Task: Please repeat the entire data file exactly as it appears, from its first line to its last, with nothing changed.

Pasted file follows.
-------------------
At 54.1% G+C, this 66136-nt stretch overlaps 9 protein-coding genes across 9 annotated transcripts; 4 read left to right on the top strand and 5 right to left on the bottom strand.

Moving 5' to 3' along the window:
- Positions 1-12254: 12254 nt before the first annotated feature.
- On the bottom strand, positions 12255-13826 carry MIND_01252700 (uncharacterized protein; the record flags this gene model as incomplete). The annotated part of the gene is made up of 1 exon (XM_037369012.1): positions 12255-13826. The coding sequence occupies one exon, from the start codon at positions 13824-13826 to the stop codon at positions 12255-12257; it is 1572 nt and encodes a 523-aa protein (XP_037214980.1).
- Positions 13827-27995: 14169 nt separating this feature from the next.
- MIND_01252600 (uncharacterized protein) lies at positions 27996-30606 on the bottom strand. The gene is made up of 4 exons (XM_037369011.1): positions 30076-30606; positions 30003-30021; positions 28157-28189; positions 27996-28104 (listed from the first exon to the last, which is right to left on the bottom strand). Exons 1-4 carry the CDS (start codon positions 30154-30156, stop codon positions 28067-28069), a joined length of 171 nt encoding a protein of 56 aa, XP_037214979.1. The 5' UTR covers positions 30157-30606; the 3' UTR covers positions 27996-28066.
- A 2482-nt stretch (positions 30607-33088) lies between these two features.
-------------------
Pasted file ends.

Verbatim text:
At 54.1% G+C, this 66136-nt stretch overlaps 9 protein-coding genes across 9 annotated transcripts; 4 read left to right on the top strand and 5 right to left on the bottom strand.

Moving 5' to 3' along the window:
- Positions 1-12254: 12254 nt before the first annotated feature.
- On the bottom strand, positions 12255-13826 carry MIND_01252700 (uncharacterized protein; the record flags this gene model as incomplete). The annotated part of the gene is made up of 1 exon (XM_037369012.1): positions 12255-13826. The coding sequence occupies one exon, from the start codon at positions 13824-13826 to the stop codon at positions 12255-12257; it is 1572 nt and encodes a 523-aa protein (XP_037214980.1).
- Positions 13827-27995: 14169 nt separating this feature from the next.
- MIND_01252600 (uncharacterized protein) lies at positions 27996-30606 on the bottom strand. The gene is made up of 4 exons (XM_037369011.1): positions 30076-30606; positions 30003-30021; positions 28157-28189; positions 27996-28104 (listed from the first exon to the last, which is right to left on the bottom strand). Exons 1-4 carry the CDS (start codon positions 30154-30156, stop codon positions 28067-28069), a joined length of 171 nt encoding a protein of 56 aa, XP_037214979.1. The 5' UTR covers positions 30157-30606; the 3' UTR covers positions 27996-28066.
- A 2482-nt stretch (positions 30607-33088) lies between these two features.